by Sara Teasdale
My heart is a garden tired with autumn,
Heaped with bending asters and dahlias heavy and dark,
In the hazy sunshine, the garden remembers April,
The drench of rains and a snow-drop quick and clear as a spark;
Daffodils blowing in the cold wind of morning,
And golden tulips, goblets holding the rain—
The garden will be hushed with snow, forgotten soon, forgotten—
After the stillness, will spring come again?
Today is the anniversary of the death of the American lyric poet Sara Teasdale who died on this day, January 29, 1933.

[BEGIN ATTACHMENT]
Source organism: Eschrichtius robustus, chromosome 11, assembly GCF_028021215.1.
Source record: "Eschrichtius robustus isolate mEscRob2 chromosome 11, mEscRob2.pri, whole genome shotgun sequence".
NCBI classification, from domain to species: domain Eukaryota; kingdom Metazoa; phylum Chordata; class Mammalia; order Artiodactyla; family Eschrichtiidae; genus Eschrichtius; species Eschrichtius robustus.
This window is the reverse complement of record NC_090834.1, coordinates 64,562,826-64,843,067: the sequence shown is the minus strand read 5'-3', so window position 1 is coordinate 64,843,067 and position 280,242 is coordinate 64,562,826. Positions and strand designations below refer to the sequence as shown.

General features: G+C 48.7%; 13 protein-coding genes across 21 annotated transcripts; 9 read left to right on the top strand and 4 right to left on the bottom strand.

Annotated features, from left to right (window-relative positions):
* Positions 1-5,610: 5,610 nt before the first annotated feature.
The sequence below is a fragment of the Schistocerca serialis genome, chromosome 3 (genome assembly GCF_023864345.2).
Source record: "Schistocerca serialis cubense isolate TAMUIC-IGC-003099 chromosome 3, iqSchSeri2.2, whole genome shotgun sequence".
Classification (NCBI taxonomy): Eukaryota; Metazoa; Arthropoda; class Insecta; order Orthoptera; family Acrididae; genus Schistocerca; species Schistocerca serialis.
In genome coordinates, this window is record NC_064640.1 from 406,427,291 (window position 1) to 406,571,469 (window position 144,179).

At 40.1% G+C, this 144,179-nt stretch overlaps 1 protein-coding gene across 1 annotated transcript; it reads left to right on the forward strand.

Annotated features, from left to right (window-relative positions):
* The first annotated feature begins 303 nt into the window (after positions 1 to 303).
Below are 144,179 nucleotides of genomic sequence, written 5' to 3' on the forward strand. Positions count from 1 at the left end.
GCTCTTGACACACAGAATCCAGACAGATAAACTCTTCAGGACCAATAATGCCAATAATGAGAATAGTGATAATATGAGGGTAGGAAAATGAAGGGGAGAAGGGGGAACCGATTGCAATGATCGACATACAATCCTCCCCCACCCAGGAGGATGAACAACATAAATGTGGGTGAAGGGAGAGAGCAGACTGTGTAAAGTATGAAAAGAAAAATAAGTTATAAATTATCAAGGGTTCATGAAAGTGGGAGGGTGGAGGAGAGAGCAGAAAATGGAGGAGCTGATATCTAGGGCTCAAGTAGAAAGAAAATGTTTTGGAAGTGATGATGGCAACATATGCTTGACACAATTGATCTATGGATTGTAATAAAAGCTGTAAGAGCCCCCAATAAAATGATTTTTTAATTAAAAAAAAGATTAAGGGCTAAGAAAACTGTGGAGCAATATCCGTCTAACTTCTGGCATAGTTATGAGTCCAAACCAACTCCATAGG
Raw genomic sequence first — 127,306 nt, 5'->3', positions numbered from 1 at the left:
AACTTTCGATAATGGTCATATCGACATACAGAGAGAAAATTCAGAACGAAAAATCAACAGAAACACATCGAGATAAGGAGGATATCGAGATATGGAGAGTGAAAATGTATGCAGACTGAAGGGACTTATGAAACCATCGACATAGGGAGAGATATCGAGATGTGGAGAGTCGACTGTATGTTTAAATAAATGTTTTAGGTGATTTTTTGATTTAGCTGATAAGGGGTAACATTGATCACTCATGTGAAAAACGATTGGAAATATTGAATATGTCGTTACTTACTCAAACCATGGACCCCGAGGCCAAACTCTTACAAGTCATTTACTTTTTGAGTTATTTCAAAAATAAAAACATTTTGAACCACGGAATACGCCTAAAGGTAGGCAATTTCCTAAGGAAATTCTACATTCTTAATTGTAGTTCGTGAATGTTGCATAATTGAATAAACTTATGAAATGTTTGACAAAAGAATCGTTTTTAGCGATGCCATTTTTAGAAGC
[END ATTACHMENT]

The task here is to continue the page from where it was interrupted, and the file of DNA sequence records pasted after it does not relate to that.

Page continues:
In 1918, Teasdale was awarded the Columbia Poetry Prize, which would later become known as the Pulitzer Prize for Poetry. Teasdale was born into a privileged life in St Louis, Missouri. After writing many books of poetry, she ended up in New York, where, depressed and disillusioned, she took her own life on this day in 1933.
Her poem, The Garden, doesn’t require a great deal of analysis. Gardeners, especially during this time of year, will relate to her longing for spring.